The Blue Mountains economy—both the bigger businesses and the smaller businesses—depends on tourism, and every loss of visitation translates to a loss of jobs. Yet this hopeless tourism package contains nothing—oh, except loans! But, as one of my business owners points out, there's no interest-free period on that loan. The bigger ones say they may have to go for that, but it isn't their preference. The smaller ones are already scared of the debt that they carry; they're already fragile. For the bigger attractions, what is missing is the same sort of support that we saw for zoos and aquariums—an attractions and experiences package, which would help them maintain their equipment, maintain the cable cars, keep the rides going, keep the buses on the road and keep them safe. So the end of JobKeeper and the failure to support this vital tourism economy mean that jobs will go, and they'll be really hit in our second-biggest local economic sector.
As JobKeeper ends, jobs will go in the travel industry. There are travel agents like Kim in Richmond who have kept on staff, thanks to JobKeeper. Kim has had to dip into savings to do it, and I don't know how she, Peta and Claudia can keep smiling month after month after month. There is no prospect of international borders opening soon and every prospect of internal borders closing because this government has failed to demonstrate any national leadership on this issue. Remember when the Treasurer assured us all that, by the time JobKeeper was ending, the vaccination program would be well underway. There was a promise of four million vaccinations by the end of March. I think there are 16 days to go. Around 170,000 doses have been delivered, so that means there are 3,830,000 doses still to go. And that means we'd need nearly a quarter of a million vaccinations to take place every single day to achieve that promise. It's not going to happen. They know it's not going to happen, yet they're still saying to people, 'Oh, yes, she'll be right.' I look across at those on the other side, and I see a prime minister who's happy to promise whatever it takes to help bushfire regions recover but is totally incapable of delivering on that promise and any of the other headline promises that they so happily throw around.
I come from small business. I grew up in it. I ran my own small business for 25 years, and I can very easily put myself in the shoes of those depending on JobKeeper: the employers and the employees. The employees are your team. They're not just people you pay a pay cheque to. They make your small business function, and you can't function without them. But we're already seeing those skills being lost because small businesses can't give people the shifts that they need to put food on their tables. And it isn't every business that still needs help. We know that. Some are doing fine. Some are doing great, but many aren't. They're about to be cut adrift by this government, and their staff are about to be cut adrift to join the two million people who are unemployed or who are unable to find enough work. There are two million people right now who cannot get enough work, who cannot survive on JobSeeker and who won't be able to survive once JobSeeker reduces, yet we're going to add to the list of those people.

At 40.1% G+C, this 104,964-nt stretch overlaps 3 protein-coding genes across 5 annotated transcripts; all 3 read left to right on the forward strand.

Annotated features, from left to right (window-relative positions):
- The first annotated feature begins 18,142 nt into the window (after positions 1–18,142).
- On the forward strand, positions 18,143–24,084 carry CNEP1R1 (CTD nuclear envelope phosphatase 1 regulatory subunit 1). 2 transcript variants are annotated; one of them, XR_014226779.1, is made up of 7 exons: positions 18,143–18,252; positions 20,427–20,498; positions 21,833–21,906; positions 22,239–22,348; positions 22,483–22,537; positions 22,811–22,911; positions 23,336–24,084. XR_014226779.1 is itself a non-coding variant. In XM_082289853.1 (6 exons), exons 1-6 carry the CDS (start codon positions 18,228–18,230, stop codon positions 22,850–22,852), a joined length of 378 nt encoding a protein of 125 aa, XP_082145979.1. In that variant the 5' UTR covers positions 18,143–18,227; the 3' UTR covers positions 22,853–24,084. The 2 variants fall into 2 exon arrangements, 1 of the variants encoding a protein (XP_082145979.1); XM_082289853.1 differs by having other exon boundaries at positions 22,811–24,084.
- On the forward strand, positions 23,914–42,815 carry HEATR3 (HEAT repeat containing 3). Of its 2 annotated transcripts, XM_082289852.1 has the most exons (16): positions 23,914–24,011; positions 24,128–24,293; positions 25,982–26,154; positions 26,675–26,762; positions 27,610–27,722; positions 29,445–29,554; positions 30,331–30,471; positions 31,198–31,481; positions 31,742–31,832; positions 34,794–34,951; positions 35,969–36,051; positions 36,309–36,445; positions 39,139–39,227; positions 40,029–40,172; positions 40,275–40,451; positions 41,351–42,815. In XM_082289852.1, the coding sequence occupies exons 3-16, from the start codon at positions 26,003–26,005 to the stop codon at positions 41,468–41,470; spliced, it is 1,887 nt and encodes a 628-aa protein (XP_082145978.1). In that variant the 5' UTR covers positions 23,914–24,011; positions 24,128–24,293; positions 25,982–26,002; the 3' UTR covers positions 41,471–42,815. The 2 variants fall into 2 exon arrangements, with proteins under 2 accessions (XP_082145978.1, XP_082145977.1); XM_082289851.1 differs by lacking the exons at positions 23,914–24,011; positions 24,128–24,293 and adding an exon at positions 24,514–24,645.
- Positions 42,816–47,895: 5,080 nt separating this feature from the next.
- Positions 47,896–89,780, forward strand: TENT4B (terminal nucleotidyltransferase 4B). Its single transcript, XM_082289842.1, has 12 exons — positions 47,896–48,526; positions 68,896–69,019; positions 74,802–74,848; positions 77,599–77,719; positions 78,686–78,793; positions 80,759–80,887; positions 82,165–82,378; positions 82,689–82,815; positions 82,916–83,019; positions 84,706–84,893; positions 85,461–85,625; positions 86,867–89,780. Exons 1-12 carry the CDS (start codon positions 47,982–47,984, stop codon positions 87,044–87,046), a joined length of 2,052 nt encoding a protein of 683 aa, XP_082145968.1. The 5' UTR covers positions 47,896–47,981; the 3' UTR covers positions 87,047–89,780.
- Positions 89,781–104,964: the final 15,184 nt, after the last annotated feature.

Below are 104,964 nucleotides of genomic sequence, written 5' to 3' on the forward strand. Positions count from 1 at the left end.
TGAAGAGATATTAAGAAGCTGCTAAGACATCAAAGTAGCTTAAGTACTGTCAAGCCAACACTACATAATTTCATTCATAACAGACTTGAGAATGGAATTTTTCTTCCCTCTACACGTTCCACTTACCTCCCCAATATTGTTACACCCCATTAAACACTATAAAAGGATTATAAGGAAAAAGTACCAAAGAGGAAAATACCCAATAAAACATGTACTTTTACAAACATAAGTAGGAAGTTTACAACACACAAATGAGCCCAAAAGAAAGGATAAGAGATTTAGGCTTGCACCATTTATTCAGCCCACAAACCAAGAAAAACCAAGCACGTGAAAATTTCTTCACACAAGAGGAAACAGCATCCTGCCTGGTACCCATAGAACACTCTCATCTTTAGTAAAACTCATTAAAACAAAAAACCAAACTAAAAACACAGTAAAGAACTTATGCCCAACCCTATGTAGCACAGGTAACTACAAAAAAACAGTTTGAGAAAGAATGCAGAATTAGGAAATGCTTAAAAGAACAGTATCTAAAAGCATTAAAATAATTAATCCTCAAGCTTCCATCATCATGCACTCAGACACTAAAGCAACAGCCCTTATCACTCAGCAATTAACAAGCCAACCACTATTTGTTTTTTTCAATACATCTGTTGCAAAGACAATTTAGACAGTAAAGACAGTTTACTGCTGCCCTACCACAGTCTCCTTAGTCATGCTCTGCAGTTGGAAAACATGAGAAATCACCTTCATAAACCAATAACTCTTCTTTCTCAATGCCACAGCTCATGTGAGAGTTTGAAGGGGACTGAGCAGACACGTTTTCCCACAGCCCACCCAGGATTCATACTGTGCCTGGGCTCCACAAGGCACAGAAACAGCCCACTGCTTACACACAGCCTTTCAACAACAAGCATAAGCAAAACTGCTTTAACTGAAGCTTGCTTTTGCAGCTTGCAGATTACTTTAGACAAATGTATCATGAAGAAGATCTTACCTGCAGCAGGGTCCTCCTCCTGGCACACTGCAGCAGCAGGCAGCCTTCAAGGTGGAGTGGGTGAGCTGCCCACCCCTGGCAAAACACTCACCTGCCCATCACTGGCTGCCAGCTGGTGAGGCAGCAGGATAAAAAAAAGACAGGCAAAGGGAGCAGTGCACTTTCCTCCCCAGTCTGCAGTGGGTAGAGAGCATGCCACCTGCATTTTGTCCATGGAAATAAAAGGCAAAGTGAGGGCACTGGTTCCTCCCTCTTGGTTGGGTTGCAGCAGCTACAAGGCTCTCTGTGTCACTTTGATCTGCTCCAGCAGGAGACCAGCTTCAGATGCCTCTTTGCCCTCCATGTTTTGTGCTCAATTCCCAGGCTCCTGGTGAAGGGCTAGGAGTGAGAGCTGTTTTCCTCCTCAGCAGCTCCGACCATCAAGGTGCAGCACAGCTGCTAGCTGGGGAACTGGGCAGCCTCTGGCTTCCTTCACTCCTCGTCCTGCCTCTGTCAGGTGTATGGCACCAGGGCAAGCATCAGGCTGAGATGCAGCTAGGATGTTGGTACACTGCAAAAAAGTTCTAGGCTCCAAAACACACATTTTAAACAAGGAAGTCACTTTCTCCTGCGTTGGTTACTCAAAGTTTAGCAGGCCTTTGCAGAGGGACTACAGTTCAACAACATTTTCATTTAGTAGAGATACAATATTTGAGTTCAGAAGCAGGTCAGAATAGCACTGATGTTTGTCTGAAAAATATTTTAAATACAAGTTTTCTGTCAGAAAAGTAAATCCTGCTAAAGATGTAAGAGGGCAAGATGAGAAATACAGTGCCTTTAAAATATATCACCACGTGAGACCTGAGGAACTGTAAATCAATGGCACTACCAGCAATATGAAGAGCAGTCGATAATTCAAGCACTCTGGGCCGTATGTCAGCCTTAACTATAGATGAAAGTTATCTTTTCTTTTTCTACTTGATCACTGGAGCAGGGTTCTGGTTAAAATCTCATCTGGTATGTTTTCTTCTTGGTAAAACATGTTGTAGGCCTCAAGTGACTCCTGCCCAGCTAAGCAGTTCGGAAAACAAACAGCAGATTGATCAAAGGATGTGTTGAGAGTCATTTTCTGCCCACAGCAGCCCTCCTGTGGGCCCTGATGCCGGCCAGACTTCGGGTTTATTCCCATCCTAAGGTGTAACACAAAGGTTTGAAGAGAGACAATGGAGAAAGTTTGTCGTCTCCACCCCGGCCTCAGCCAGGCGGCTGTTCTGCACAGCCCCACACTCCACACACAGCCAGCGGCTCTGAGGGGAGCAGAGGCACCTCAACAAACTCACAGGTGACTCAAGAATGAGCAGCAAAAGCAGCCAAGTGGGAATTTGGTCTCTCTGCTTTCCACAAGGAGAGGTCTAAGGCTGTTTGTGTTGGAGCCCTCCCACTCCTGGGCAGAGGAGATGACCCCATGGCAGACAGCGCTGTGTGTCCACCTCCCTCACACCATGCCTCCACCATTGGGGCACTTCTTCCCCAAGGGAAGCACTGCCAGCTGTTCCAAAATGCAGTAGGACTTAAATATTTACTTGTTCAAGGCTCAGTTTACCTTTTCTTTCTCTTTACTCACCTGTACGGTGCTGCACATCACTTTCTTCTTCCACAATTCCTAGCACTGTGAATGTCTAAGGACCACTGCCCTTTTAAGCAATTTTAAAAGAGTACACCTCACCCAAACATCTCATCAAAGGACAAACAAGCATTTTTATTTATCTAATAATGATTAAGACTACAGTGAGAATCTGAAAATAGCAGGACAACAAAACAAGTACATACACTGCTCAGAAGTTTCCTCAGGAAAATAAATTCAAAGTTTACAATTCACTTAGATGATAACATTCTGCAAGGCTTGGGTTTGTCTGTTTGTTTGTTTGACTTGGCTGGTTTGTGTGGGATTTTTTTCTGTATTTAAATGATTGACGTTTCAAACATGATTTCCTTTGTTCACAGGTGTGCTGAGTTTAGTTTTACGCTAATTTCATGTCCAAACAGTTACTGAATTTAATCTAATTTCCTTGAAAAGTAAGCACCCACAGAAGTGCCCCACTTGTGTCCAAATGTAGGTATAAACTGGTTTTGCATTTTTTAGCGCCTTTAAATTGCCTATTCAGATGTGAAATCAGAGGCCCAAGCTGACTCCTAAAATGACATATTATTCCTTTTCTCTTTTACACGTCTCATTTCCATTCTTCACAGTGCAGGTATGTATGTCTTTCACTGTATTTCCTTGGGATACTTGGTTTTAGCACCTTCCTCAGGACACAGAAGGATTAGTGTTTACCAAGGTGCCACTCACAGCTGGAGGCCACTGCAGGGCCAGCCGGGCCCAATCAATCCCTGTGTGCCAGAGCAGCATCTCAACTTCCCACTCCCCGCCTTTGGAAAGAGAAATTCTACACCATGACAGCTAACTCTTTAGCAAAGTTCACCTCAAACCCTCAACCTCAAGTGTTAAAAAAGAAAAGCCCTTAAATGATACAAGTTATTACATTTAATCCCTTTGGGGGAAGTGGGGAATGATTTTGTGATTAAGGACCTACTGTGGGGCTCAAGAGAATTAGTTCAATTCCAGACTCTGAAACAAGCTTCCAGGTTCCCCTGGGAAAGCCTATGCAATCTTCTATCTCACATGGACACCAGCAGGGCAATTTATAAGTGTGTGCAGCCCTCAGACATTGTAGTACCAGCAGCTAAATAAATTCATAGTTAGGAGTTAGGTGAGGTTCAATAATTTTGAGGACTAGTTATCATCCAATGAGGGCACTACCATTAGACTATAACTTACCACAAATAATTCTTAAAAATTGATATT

I have looked at the figures that show who is really underemployed, and I'm going to highlight something that was in those figures before COVID. I don't want anyone to think that everything was fine before COVID, because that would be a lie. Before COVID, underemployment for women in the Sydney area who hadn't studied beyond high school was 18 per cent. That means 18 per cent of women really didn't have enough work, and that was before COVID—not during and not after. It goes on. So this government's pretence that we're going to get back to normal is an outrage. Why can't this government identify the businesses who still need JobKeeper? It can't be that hard. This doesn't just affect the 5,600 workers in my electorate who will still be on JobKeeper for another 13 days. This represents $2.7 million a week that's going to be ripped out of our local economy. It's a policy failure. The government is yet again showing its true colours. It only looks after its own, and the rest can do it alone.